Here’s the second Paragons chapter for this week.

Paragons 1.2.6

Book 1  ♣  Episode 2  ♣  Chapter 6

Time is running out for Savannah and Kato to escape Shadow Fall. Chapter 6 of the Paragons Episode The White Knight.

Chapter 6

Four Cursed Ones poured out of the fog. They looked angry and restless. Probably because they’d been trapped in Shadow Fall all this time with no one to attack. And no one to bite.

“If the Cursed Ones are attracted to tears in the veil, why haven’t they found their way out of here yet?” I wondered.

“They’re like birds stuck in a chimney. They can sense the way out, but navigating through a tear requires more finesse than they can muster. They’re just mindless things now.” Kato put on his helmet, and his voice was deeper when he spoke again. “The Curse has stripped their reason and intellect away. Even a fire tiger possesses more intelligence than they do.”

A chorus of rage tore out of the Cursed Ones’ mouths. Maybe they took issue with Kato’s assessment of their intelligence. Or maybe they just really wanted to bite someone.

I was definitely leaning toward the latter.

“Do you think there’s a tear nearby?” I asked Kato.

“I do. In fact, I think there are multiple tears here.” Steel sang as he drew his sword. “The tears’ combined magical energy must be what drew all the Cursed Ones here.”

Their red eyes locked on to us. And then they charged.

With one hand, Kato pulled me behind him. And with the other, he wielded his enormous sword, striking and slashing at the Cursed Ones with effortless ease. I’d never seen anyone fight like that, not even the Knights on television. And he didn’t even have any magic right now.

“We need to figure out how to get them to lead us to the tears in the veil,” Kato said as the Cursed Ones retreated to a safe distance, just beyond his sword’s reach.

They were still too close for comfort. And if the gleam in their eyes were any indication, they weren’t giving up so easily. Their tongues slid across their drool-dripped lips, as though they were imagining what it would feel like to tear us to bits. We might have been immune to the Curse, but that didn’t mean the Cursed Ones couldn’t hurt us. They were bigger, stronger, and tougher than the Knights—and way more vicious too.

Two of the Cursed Ones split off in either direction.

“They’re trying to flank us!” Kato darted toward the ones on the left, slashing out with his sword to drive them back toward the others.

“But battle strategies require intelligence.” I watched him rush toward the Cursed Ones on the right, attempting to corral them too. “I thought they were mindless things incapable of intelligent thought.”

“They are.” Kato sprang into action as the Cursed Ones split up again—except this time, they ran in four different directions. He couldn’t keep up. “I honestly don’t understand how they’re doing this. They shouldn’t be smart enough to think.”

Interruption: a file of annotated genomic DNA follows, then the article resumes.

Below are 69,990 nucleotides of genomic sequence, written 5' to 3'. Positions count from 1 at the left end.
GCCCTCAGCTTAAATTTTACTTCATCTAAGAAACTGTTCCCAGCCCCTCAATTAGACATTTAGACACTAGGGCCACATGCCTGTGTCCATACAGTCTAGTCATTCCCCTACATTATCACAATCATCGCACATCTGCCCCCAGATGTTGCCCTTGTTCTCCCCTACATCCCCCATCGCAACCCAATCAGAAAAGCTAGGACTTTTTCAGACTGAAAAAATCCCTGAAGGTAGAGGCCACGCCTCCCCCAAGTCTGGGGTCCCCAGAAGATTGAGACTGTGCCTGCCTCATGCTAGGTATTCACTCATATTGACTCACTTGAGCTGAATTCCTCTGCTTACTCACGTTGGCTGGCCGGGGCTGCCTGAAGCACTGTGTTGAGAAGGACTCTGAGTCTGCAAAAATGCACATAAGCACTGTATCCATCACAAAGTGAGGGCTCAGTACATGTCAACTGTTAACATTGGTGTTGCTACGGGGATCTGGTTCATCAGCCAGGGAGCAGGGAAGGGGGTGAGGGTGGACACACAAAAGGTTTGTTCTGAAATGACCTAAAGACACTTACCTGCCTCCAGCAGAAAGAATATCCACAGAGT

“Actually, I don’t think they’re thinking,” I realized, flicking my hair out of my face. “I think they’re reacting.”

I blinked when one of the Cursed Ones pulsed with an eerie blue light.

I pointed to it. “That one’s glowing.”

Kato turned to look. “I don’t see anything.” When he spoke again, his voice held a note of impatience. “It’s really frustrating not having any magic right now. But you can see the glow?” Surprise echoed in his voice.

“Yes,” I replied. “Why? Shouldn’t I be able to see it?”

He didn’t answer my question. Instead, he asked, “Is the Cursed One glowing blue?”

“Sort of. It’s like a blue-grey.” I blinked. “And now the glow is gone. Weird.”

Another flicker of light drew my attention.

I turned and pointed at the Cursed One on the other side of Kato. “Now that one is glowing.”

He pivoted around. “Also blue-grey?”

“No,” I told him. “This blue is way more blue. It’s like ultramarine blue. Annnd now the glow is gone again.”

Kato nodded like all of this made total sense. “I think what you’re seeing is the Cursed Ones’ halos light up when they get close enough to a tear in the veil. The tears are Dreamweaver magic, and Dreamweaver magic is blue.”

My brain went into overdrive, trying to sort through all of that new information he’d squeezed into just two sentences.

“The blue-grey glow you described, it means that particular tear in the veil has gone bad,” Kato said.

“Bad how?”

“Like I said before, tears in the veil don’t stay open forever. And shortly before one is about to close, it kind of inverts. It reverses direction,” he explained, likely in response to the totally confused expression I knew was etched into my face. “So if we went through that tear, instead of sending us back to our dimension, it would shoot us deeper into the shadows. Where there are more monsters, more fog, and no hope of escape to our dimension.”